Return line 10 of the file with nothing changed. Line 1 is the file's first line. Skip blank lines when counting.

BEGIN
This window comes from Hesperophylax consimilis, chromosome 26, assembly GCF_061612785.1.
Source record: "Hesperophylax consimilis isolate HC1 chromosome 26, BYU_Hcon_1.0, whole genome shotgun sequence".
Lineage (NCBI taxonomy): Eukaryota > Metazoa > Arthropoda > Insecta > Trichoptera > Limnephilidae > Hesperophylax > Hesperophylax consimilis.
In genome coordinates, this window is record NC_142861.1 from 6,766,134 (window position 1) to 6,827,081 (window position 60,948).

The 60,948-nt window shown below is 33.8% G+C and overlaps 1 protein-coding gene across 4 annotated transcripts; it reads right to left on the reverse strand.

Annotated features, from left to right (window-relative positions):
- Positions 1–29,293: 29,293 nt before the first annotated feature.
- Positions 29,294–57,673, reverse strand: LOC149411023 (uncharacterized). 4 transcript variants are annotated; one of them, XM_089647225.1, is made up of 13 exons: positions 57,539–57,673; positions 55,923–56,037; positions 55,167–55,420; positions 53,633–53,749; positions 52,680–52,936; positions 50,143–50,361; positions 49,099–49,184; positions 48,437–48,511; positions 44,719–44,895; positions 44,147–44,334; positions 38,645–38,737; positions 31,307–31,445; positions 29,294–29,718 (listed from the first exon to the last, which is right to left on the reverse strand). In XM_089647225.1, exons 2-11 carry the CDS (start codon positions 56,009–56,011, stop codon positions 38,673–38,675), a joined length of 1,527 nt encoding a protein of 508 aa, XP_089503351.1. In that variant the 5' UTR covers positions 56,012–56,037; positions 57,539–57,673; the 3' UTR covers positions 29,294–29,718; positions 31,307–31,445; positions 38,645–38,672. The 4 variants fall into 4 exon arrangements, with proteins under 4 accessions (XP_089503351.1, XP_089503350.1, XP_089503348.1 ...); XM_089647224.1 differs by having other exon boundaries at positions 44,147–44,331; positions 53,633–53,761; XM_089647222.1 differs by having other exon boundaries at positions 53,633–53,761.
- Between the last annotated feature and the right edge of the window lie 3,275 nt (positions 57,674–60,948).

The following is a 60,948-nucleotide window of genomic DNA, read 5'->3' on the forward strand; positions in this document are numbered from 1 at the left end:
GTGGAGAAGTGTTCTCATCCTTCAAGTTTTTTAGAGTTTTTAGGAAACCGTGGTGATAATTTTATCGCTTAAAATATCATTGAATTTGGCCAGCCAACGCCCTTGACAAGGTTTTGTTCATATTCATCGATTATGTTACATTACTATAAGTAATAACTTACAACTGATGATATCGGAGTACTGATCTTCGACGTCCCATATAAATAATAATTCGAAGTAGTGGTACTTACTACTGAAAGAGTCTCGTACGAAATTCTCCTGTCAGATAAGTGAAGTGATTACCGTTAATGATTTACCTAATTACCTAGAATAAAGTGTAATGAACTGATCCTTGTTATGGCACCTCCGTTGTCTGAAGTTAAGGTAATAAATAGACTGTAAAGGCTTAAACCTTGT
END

The following is a 60,948-nucleotide window of genomic DNA, read 5'->3' on the forward strand; positions in this document are numbered from 1 at the left end: